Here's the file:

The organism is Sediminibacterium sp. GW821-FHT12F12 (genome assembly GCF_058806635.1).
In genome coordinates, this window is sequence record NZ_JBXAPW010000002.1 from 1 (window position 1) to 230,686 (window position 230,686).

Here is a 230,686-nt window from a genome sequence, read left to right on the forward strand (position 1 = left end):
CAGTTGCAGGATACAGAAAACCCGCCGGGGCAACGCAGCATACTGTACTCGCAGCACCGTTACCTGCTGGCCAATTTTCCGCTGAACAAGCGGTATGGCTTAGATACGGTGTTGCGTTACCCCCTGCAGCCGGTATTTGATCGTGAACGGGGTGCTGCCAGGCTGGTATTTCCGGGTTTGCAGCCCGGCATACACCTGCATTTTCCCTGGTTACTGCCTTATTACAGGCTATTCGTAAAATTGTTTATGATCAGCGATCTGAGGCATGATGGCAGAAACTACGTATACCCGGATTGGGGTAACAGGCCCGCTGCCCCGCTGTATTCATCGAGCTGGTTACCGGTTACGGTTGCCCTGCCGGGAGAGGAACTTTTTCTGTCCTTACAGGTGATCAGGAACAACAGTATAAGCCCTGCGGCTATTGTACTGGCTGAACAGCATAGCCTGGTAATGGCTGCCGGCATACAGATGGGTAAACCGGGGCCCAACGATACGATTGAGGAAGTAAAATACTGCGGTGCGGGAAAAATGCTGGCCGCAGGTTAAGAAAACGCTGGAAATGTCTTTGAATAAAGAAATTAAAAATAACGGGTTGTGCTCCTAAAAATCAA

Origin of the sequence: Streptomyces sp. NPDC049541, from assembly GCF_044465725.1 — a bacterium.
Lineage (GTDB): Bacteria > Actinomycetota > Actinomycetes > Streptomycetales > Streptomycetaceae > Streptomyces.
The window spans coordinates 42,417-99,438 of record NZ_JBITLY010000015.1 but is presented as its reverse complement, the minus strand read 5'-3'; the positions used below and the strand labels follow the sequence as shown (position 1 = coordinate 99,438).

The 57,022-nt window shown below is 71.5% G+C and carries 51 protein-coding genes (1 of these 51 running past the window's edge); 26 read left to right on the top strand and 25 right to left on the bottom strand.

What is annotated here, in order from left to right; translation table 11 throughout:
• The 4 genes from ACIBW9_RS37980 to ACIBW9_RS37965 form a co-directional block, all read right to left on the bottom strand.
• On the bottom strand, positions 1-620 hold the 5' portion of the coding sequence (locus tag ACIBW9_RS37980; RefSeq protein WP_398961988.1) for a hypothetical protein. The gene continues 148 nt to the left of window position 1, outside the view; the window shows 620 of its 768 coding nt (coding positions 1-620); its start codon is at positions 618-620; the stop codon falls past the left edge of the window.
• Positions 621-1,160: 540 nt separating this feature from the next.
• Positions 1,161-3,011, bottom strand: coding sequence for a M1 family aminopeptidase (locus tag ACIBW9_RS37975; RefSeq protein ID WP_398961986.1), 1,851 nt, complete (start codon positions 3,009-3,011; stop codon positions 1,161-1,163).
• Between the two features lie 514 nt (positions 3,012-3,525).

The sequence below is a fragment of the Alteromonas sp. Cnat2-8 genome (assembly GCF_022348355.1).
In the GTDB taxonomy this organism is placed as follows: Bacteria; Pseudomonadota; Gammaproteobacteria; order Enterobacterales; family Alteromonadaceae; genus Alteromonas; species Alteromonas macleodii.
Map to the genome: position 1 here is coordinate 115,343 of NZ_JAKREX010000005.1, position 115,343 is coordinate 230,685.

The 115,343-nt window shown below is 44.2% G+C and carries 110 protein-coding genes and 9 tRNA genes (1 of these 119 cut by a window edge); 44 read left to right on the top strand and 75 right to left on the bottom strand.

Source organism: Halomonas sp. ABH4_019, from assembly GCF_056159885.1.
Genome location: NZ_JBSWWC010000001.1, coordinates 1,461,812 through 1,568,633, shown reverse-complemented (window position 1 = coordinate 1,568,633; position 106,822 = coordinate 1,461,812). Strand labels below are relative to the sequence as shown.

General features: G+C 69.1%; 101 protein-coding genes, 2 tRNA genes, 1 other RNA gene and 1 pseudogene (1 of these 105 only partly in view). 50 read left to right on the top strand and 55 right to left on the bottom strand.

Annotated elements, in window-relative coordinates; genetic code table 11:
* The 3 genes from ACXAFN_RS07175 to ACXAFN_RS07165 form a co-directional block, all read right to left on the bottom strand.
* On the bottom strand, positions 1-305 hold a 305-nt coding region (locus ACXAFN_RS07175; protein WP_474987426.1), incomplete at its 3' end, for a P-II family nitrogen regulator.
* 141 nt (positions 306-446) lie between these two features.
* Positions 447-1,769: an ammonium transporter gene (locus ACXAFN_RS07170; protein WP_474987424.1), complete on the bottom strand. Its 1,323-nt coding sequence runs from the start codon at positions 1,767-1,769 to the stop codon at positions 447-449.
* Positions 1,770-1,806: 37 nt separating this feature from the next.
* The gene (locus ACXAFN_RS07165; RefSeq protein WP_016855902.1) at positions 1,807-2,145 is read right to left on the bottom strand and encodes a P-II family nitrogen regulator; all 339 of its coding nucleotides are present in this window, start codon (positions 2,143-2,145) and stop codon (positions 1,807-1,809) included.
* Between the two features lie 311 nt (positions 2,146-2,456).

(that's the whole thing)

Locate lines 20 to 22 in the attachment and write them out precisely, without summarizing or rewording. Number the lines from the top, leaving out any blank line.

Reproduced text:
Genome location: NZ_JBSWWC010000001.1, coordinates 1,461,812 through 1,568,633, shown reverse-complemented (window position 1 = coordinate 1,568,633; position 106,822 = coordinate 1,461,812). Strand labels below are relative to the sequence as shown.

General features: G+C 69.1%; 101 protein-coding genes, 2 tRNA genes, 1 other RNA gene and 1 pseudogene (1 of these 105 only partly in view). 50 read left to right on the top strand and 55 right to left on the bottom strand.

Annotated elements, in window-relative coordinates; genetic code table 11: